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4 Innovative Moves Entrepreneurs Can Make To Hire More Qualified Tech Experts Tech leaders need to start harnessing, yes, tech, to hire.

By Andrew Medal Edited by Dan Bova

Opinions expressed by Entrepreneur contributors are their own.


As the economy grows, so does the number of companies at the leading edge of innovation. Every entrepreneur, executive and hiring manager knows that today's biggest challenge to building a high-performing team is finding tech experts who can deliver results consistently, without costly errors or setbacks.

Related: Artificial Intelligence Can Help Companies Hire the Best Candidate. Here's How

An economic trends report from the National Federation of Independent Business (NFIB) revealed last March that 45 percent of hiring managers surveyed reported finding a shortage of qualified candidates in their talent searches. The cause, of course, is the steady economic growth in the tech sector: It's driven higher demand for new IT functions and resulted in a talent gap that can be closed only as more people pursue a technical education.

Nathan Doctor, CEO of Qualified, addressed this issue during a recent call for my podcast. The executive, whose company is a coding assessment provider, pointed out that, "Engineering candidates are extremely in demand, presenting hiring managers with a list of challenges, from finding quality candidates to convincing top performers to join.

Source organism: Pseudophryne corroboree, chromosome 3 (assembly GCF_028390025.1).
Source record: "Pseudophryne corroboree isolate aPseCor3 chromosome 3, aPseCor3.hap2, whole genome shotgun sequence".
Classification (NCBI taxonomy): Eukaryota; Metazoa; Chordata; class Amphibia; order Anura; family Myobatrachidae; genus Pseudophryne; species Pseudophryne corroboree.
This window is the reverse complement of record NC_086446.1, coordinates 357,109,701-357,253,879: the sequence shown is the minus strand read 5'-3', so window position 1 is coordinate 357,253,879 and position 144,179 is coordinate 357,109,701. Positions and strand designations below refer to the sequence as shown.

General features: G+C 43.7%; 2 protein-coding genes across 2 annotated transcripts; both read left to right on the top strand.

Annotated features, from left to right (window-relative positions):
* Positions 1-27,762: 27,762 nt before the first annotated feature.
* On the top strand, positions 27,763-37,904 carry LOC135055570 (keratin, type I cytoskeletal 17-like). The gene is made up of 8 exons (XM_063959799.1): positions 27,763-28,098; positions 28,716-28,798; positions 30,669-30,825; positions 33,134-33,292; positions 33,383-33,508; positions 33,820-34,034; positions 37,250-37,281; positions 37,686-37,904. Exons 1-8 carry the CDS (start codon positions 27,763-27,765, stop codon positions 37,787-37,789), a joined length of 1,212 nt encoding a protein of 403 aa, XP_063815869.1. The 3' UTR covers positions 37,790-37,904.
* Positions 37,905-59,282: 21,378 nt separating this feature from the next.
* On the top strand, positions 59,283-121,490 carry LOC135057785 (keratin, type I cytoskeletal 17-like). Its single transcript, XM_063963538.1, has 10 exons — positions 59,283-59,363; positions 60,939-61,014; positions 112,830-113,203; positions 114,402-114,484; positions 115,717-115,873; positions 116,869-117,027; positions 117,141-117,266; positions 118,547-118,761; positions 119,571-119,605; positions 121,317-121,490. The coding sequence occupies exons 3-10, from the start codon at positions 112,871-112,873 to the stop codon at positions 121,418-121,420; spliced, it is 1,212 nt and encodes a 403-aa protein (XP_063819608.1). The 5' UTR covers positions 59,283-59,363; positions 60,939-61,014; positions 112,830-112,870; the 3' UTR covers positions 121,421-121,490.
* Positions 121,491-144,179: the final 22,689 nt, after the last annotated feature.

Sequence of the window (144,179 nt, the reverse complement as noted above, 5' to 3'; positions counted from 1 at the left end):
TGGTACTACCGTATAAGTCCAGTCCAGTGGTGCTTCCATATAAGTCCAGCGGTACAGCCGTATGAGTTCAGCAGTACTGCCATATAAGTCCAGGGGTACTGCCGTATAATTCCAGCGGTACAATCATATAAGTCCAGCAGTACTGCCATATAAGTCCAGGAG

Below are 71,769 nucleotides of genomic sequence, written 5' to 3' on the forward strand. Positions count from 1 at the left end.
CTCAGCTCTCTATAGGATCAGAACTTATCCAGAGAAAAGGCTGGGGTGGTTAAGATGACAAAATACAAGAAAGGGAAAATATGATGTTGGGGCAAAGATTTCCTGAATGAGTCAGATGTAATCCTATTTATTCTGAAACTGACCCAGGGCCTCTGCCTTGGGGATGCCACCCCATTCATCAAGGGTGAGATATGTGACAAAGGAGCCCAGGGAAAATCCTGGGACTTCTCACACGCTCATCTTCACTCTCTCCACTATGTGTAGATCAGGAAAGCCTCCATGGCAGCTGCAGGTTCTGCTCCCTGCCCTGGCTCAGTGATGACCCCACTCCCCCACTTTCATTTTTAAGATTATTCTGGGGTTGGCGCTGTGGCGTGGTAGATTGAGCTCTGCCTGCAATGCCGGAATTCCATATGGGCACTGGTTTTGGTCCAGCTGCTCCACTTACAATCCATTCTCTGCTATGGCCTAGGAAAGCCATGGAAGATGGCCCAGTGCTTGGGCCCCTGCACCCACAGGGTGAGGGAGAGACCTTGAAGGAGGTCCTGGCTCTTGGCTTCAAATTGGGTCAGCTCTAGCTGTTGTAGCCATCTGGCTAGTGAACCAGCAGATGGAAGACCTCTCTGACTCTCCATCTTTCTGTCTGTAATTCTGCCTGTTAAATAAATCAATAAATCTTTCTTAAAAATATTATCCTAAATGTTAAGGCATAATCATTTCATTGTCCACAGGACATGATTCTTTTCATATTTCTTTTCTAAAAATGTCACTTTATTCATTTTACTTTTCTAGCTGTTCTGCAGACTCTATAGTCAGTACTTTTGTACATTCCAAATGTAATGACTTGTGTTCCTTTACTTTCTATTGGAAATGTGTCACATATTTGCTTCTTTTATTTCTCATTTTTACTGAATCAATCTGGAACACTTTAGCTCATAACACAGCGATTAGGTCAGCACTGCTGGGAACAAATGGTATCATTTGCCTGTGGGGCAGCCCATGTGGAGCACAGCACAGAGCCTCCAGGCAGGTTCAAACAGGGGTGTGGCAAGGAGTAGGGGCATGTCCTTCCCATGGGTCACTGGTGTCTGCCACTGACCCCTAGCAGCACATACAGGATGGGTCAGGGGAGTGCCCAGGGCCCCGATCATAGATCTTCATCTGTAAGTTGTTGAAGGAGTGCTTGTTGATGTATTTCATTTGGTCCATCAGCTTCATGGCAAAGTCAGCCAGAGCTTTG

"It's important," Doctor continued, "that hiring managers can effectively identify top performers quickly so they can focus their energy on making the hire. This includes moving [candidates] through the hiring process and winning competitive scenarios with other employers."

Turning to cloud-hiring solutions

Gartner's Market Guide for Human Capital reported that companies are trading outdated legacy hiring systems for externally provided cloud solutions. Gartner predicted that these cloud solutions would account for 50 percent or more of spending in this category by the end of 2017.

This should come as no surprise to any executive familiar with the costs associated with developing in-house systems. Not to mention that significant time can be saved by bringing on innovative cloud providers for the recruiting process.

Solving for sourcing

Most entrepreneurs and human resources professionals are all too familiar with recruiters' tendencies to recommend candidates who match on paper but aren't a practical fit for the organization. Fortunately, there are quite a few cloud providers that can supplement and improve your recruiting efforts at a fraction of the cost.

Platforms like Hired and Sourcing.io are helping companies identify potential candidates digitally, reducing the amount of time it takes to achieve an applicant flow, and accomplishing a preliminary screening based on key job duties. By performing these tasks, these platforms empower in-house recruiters and tech teams to work together to streamline the sourcing process without resorting to recruiting firms.